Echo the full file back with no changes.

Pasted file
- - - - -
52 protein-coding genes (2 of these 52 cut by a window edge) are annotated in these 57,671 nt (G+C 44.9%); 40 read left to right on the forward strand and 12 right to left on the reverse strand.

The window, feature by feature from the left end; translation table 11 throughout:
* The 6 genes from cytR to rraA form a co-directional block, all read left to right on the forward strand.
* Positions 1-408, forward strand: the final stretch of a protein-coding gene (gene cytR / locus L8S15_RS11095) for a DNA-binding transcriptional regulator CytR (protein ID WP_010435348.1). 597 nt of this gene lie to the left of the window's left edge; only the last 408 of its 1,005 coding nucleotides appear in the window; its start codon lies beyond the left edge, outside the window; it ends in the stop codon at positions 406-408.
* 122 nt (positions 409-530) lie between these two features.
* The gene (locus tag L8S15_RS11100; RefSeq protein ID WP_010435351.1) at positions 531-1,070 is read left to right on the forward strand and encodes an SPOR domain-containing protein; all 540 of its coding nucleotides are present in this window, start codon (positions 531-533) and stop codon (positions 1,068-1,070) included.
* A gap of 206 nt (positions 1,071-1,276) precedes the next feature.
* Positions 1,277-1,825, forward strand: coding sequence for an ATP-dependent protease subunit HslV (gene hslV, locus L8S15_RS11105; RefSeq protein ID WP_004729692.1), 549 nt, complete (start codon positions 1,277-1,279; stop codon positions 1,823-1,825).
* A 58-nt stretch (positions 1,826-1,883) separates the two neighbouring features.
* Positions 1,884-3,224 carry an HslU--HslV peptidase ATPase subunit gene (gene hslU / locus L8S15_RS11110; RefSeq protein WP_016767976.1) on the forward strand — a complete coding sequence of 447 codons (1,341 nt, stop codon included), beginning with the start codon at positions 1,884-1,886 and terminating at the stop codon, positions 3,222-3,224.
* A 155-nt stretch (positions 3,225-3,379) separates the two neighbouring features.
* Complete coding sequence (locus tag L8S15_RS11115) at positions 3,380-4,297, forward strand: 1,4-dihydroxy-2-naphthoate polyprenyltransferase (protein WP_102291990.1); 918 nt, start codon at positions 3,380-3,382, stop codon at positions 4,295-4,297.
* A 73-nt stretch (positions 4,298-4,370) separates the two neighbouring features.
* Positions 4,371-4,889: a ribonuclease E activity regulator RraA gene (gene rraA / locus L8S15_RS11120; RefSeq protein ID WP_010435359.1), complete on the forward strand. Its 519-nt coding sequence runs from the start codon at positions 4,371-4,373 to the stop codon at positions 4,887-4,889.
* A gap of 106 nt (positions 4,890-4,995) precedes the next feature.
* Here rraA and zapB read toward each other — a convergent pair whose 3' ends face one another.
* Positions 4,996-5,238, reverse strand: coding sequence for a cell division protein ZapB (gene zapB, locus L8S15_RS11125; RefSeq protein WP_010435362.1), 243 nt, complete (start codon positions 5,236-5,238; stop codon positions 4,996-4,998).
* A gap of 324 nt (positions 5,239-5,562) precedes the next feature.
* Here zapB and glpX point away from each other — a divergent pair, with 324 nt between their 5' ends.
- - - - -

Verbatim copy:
52 protein-coding genes (2 of these 52 cut by a window edge) are annotated in these 57,671 nt (G+C 44.9%); 40 read left to right on the forward strand and 12 right to left on the reverse strand.

The window, feature by feature from the left end; translation table 11 throughout:
* The 6 genes from cytR to rraA form a co-directional block, all read left to right on the forward strand.
* Positions 1-408, forward strand: the final stretch of a protein-coding gene (gene cytR / locus L8S15_RS11095) for a DNA-binding transcriptional regulator CytR (protein ID WP_010435348.1). 597 nt of this gene lie to the left of the window's left edge; only the last 408 of its 1,005 coding nucleotides appear in the window; its start codon lies beyond the left edge, outside the window; it ends in the stop codon at positions 406-408.
* 122 nt (positions 409-530) lie between these two features.
* The gene (locus tag L8S15_RS11100; RefSeq protein ID WP_010435351.1) at positions 531-1,070 is read left to right on the forward strand and encodes an SPOR domain-containing protein; all 540 of its coding nucleotides are present in this window, start codon (positions 531-533) and stop codon (positions 1,068-1,070) included.
* A gap of 206 nt (positions 1,071-1,276) precedes the next feature.
* Positions 1,277-1,825, forward strand: coding sequence for an ATP-dependent protease subunit HslV (gene hslV, locus L8S15_RS11105; RefSeq protein ID WP_004729692.1), 549 nt, complete (start codon positions 1,277-1,279; stop codon positions 1,823-1,825).
* A 58-nt stretch (positions 1,826-1,883) separates the two neighbouring features.
* Positions 1,884-3,224 carry an HslU--HslV peptidase ATPase subunit gene (gene hslU / locus L8S15_RS11110; RefSeq protein WP_016767976.1) on the forward strand — a complete coding sequence of 447 codons (1,341 nt, stop codon included), beginning with the start codon at positions 1,884-1,886 and terminating at the stop codon, positions 3,222-3,224.
* A 155-nt stretch (positions 3,225-3,379) separates the two neighbouring features.
* Complete coding sequence (locus tag L8S15_RS11115) at positions 3,380-4,297, forward strand: 1,4-dihydroxy-2-naphthoate polyprenyltransferase (protein WP_102291990.1); 918 nt, start codon at positions 3,380-3,382, stop codon at positions 4,295-4,297.
* A 73-nt stretch (positions 4,298-4,370) separates the two neighbouring features.
* Positions 4,371-4,889: a ribonuclease E activity regulator RraA gene (gene rraA / locus L8S15_RS11120; RefSeq protein ID WP_010435359.1), complete on the forward strand. Its 519-nt coding sequence runs from the start codon at positions 4,371-4,373 to the stop codon at positions 4,887-4,889.
* A gap of 106 nt (positions 4,890-4,995) precedes the next feature.
* Here rraA and zapB read toward each other — a convergent pair whose 3' ends face one another.
* Positions 4,996-5,238, reverse strand: coding sequence for a cell division protein ZapB (gene zapB, locus L8S15_RS11125; RefSeq protein WP_010435362.1), 243 nt, complete (start codon positions 5,236-5,238; stop codon positions 4,996-4,998).
* A gap of 324 nt (positions 5,239-5,562) precedes the next feature.
* Here zapB and glpX point away from each other — a divergent pair, with 324 nt between their 5' ends.